Epson R1800 ICM profiling


G

Gordon MacPherson

Hi,
I have used Color Munki to generate a printer prifile for premium glossy
paper for my Epson R1800. In the printer properties box I can add this
profile to the list. The problem is that when I open the printer preferences
dialogue the new profile does not appear - there is howver a blank space
between "Epson standard" and the next. Does this space represent the
profile - or are there ways of getting it to appear.

Thanks,

Gordon
 
Ad

Advertisements

J

Joel

Gordon MacPherson said:
Hi,
I have used Color Munki to generate a printer prifile for premium glossy
paper for my Epson R1800. In the printer properties box I can add this
profile to the list. The problem is that when I open the printer preferences
dialogue the new profile does not appear - there is howver a blank space
between "Epson standard" and the next. Does this space represent the
profile - or are there ways of getting it to appear.

Thanks,

Gordon

Hmmmm I have used several different printer profiles under Photoshop, but
I don't remember where Windows kept the Printer Profiles. My suggestion
that you may try to use the built-in SEARCH option to locate the extension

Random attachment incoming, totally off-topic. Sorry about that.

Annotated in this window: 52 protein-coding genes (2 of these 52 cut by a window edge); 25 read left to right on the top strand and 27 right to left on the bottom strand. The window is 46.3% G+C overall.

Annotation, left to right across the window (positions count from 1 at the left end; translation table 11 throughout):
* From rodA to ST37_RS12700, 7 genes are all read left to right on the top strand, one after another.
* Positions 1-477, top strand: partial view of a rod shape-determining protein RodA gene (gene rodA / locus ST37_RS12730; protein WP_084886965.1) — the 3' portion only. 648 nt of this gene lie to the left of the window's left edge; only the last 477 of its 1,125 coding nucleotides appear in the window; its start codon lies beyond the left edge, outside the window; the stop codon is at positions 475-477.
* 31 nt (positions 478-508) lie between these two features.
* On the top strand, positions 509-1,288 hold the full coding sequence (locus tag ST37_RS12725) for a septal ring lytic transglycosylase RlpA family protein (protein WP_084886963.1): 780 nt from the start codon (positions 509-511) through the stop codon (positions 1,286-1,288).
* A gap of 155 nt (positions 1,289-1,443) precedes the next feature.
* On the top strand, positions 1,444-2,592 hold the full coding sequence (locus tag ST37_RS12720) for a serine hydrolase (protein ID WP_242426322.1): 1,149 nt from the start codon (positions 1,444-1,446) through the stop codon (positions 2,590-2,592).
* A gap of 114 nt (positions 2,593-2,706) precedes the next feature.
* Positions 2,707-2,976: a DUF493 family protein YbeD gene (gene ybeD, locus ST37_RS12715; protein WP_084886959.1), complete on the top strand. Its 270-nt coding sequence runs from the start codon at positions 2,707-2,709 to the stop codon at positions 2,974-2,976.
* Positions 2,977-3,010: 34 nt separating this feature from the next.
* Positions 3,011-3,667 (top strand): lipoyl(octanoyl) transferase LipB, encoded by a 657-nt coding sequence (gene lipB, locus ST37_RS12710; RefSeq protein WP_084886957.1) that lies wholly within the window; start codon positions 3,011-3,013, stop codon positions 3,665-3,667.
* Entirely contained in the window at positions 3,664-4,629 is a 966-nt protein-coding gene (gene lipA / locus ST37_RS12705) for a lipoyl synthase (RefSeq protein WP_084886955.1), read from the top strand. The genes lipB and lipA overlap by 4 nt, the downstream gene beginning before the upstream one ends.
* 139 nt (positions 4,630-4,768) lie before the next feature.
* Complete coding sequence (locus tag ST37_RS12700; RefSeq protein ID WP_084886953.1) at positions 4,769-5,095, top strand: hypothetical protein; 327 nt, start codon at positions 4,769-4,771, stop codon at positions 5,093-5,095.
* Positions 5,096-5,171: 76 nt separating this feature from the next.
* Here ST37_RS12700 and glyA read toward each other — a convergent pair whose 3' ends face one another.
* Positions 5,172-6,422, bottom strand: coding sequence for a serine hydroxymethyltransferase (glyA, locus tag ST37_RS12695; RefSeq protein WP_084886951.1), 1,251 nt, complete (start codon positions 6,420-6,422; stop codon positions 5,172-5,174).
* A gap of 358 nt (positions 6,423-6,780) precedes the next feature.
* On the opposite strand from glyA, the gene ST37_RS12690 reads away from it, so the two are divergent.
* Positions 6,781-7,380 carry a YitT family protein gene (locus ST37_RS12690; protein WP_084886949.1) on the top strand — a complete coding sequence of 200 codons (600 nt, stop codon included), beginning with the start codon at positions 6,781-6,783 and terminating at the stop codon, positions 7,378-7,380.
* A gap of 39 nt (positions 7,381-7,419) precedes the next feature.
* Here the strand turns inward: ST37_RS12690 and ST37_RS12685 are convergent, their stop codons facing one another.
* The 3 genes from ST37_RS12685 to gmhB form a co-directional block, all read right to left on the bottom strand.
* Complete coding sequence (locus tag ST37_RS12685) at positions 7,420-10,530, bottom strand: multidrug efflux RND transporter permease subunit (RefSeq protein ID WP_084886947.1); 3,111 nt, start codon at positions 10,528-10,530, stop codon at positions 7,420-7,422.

of the other printer profile, then copy the Epson R1800 to the same folder
see if the program will see it or not.

Right now, I am using new installed Win7 and don't have everything setup
like I had with Windows XP yet to know where it keeps the profile.
 
J

Joel

Lon said:
Joel said:
Hmmmm I have used several different printer profiles under Photoshop, but
I don't remember where Windows kept the Printer Profiles. My suggestion
that you may try to use the built-in SEARCH option to locate the extension
of the other printer profile, then copy the Epson R1800 to the same folder
see if the program will see it or not.

Right now, I am using new installed Win7 and don't have everything setup
like I had with Windows XP yet to know where it keeps the profile.

I have a hunch there is something messed up in the profile itself, where
one way to figure it out might be to open the new one in something like
Spybot FileAlyzer and the good one and see if it is obvious. Might be
able to open them in NotePad++ hex edit plugin or some other hex editor
such as wxHexEditor. I'd check the name [inside the profile] of that
profile against one of the free Epson R1800 ones.

The epson profiles appear to have the printer model and then the name of
the profile offset roughly 300 or so bytes into the raw file.

SPR1800 DblSDMtte BstPhoto.icc is profile file name SPR 1800
DblSDmtteBstPhoto.icc in %windir%\system32\spool\drivers\color\ which
shows up as Double-Sided Matte Paper in the R1800 Properties, so suspect
you'll need to searc down further for the name string. NotePad++ Hex
plugin has better facilities for searching, but isnt as good a raw hex
editor as a few others. All are free from SourceForge.